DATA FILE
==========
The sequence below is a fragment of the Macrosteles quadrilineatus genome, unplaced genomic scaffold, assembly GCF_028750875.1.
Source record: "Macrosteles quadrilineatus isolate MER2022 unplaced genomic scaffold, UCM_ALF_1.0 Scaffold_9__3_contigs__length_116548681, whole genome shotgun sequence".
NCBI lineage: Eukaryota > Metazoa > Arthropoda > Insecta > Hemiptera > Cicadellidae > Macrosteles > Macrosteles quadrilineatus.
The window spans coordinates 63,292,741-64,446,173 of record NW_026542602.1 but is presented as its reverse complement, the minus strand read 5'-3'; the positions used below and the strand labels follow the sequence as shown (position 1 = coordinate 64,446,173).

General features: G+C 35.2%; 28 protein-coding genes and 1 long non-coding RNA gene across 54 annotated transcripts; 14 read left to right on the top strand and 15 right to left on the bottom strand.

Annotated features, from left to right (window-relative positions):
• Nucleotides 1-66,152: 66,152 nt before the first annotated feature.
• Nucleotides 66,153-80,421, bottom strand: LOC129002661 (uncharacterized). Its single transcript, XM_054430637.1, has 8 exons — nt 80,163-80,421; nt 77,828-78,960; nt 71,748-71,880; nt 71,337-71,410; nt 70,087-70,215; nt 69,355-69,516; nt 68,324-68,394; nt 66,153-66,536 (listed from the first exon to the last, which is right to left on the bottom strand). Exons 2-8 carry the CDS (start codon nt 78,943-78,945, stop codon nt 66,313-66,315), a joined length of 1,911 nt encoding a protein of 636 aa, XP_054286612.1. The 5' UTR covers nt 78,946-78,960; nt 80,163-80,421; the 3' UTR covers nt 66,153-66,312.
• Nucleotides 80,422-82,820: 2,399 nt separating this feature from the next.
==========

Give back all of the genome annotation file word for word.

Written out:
The sequence below is a fragment of the Macrosteles quadrilineatus genome, unplaced genomic scaffold, assembly GCF_028750875.1.
Source record: "Macrosteles quadrilineatus isolate MER2022 unplaced genomic scaffold, UCM_ALF_1.0 Scaffold_9__3_contigs__length_116548681, whole genome shotgun sequence".
NCBI lineage: Eukaryota > Metazoa > Arthropoda > Insecta > Hemiptera > Cicadellidae > Macrosteles > Macrosteles quadrilineatus.
The window spans coordinates 63,292,741-64,446,173 of record NW_026542602.1 but is presented as its reverse complement, the minus strand read 5'-3'; the positions used below and the strand labels follow the sequence as shown (position 1 = coordinate 64,446,173).

General features: G+C 35.2%; 28 protein-coding genes and 1 long non-coding RNA gene across 54 annotated transcripts; 14 read left to right on the top strand and 15 right to left on the bottom strand.

Annotated features, from left to right (window-relative positions):
• Nucleotides 1-66,152: 66,152 nt before the first annotated feature.
• Nucleotides 66,153-80,421, bottom strand: LOC129002661 (uncharacterized). Its single transcript, XM_054430637.1, has 8 exons — nt 80,163-80,421; nt 77,828-78,960; nt 71,748-71,880; nt 71,337-71,410; nt 70,087-70,215; nt 69,355-69,516; nt 68,324-68,394; nt 66,153-66,536 (listed from the first exon to the last, which is right to left on the bottom strand). Exons 2-8 carry the CDS (start codon nt 78,943-78,945, stop codon nt 66,313-66,315), a joined length of 1,911 nt encoding a protein of 636 aa, XP_054286612.1. The 5' UTR covers nt 78,946-78,960; nt 80,163-80,421; the 3' UTR covers nt 66,153-66,312.
• Nucleotides 80,422-82,820: 2,399 nt separating this feature from the next.